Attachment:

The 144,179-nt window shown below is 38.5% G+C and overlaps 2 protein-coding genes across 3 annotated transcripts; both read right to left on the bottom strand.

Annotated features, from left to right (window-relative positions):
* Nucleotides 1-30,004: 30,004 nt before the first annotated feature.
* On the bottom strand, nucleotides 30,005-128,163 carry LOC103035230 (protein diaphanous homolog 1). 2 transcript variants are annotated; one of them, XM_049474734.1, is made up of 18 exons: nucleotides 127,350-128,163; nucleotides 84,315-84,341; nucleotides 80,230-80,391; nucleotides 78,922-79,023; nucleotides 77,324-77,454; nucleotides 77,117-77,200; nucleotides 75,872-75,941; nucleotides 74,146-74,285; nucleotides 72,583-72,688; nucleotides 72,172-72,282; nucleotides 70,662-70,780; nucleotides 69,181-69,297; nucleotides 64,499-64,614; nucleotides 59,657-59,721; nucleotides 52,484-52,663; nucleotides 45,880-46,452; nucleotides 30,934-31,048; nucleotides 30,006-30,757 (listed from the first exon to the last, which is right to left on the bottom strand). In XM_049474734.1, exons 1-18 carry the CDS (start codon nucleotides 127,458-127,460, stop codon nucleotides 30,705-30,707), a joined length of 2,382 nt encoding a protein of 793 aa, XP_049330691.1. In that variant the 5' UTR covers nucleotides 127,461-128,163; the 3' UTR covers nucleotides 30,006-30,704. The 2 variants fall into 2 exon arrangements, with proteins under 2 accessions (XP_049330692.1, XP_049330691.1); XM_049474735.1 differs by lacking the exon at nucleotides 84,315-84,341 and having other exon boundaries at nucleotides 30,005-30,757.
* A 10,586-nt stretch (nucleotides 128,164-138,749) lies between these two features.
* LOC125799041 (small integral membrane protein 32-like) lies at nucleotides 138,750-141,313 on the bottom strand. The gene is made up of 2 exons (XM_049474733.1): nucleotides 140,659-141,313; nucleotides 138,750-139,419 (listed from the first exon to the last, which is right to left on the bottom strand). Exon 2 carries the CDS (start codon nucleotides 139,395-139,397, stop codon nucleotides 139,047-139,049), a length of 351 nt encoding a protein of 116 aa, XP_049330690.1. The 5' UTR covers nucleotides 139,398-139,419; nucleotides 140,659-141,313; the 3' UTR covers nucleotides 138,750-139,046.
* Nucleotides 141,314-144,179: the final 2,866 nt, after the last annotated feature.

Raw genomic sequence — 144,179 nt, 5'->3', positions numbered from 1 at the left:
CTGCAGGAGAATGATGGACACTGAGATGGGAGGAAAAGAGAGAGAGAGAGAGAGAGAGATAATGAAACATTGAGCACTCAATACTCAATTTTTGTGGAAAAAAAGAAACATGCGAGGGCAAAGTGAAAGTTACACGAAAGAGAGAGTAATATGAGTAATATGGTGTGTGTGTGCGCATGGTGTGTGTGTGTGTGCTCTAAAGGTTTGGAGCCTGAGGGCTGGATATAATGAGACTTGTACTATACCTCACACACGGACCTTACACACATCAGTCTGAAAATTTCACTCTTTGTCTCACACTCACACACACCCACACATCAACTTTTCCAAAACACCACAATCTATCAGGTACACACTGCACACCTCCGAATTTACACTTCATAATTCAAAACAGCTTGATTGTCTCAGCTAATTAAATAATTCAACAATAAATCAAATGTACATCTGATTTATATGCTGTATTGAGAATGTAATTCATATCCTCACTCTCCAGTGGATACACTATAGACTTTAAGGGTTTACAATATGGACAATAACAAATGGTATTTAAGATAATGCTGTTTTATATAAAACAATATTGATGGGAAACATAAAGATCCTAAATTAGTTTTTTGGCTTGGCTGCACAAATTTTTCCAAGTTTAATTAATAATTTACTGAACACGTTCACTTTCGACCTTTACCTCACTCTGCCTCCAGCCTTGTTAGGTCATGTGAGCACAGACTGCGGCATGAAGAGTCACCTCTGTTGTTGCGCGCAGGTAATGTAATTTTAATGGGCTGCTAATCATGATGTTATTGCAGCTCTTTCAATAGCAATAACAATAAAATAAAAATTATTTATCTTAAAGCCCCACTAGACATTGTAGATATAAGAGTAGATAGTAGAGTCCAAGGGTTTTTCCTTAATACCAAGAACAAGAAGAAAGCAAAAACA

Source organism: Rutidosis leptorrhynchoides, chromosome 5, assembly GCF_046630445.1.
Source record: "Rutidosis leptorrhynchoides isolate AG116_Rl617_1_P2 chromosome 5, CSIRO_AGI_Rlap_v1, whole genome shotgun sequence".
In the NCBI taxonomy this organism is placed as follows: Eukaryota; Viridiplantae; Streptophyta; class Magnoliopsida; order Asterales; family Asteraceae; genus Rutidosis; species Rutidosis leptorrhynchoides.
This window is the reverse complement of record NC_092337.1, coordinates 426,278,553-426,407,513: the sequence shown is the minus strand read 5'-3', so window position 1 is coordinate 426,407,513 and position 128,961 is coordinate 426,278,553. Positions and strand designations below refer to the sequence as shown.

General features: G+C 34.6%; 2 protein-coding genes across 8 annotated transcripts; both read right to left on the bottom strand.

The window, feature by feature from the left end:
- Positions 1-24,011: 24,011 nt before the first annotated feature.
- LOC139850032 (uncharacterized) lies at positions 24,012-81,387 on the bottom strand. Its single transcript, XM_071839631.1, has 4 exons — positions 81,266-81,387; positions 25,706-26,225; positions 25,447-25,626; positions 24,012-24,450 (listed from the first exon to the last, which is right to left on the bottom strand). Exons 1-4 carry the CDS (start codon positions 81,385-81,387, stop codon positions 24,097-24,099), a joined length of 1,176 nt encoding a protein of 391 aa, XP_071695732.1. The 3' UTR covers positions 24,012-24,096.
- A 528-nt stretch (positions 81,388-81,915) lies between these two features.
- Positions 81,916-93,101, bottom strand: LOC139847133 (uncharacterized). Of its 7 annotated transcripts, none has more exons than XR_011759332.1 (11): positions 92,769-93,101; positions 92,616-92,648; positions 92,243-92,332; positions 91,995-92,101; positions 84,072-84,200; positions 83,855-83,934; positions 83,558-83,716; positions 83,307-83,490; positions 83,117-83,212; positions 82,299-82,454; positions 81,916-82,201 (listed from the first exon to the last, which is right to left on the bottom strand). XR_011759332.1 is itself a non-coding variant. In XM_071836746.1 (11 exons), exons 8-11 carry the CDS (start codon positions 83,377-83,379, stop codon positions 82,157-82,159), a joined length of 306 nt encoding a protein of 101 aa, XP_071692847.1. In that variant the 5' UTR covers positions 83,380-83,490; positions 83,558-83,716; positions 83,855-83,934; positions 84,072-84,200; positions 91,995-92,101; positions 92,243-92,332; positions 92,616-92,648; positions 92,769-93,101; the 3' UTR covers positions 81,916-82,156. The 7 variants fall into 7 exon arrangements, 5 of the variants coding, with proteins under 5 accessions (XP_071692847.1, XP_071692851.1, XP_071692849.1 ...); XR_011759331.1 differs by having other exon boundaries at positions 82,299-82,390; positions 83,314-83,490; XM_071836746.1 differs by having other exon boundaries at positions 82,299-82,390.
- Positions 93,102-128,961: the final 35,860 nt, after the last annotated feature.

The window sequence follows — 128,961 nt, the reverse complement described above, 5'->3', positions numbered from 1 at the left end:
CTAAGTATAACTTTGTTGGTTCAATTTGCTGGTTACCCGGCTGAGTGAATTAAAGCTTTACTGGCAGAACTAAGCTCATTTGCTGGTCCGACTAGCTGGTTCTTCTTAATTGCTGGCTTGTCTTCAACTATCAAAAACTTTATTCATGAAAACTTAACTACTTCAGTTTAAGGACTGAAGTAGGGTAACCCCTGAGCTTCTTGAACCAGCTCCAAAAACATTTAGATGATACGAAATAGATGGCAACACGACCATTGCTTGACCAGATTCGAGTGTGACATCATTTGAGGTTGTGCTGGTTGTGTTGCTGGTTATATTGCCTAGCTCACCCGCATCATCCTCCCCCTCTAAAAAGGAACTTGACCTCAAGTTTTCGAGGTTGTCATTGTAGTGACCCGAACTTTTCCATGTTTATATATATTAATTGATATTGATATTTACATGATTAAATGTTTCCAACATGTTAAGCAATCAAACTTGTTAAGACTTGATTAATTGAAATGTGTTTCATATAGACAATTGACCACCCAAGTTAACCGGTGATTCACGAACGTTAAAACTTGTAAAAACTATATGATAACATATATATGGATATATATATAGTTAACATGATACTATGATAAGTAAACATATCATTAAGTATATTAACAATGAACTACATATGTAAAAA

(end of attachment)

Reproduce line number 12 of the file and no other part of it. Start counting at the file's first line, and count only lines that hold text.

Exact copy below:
In the NCBI taxonomy this organism is placed as follows: Eukaryota; Viridiplantae; Streptophyta; class Magnoliopsida; order Asterales; family Asteraceae; genus Rutidosis; species Rutidosis leptorrhynchoides.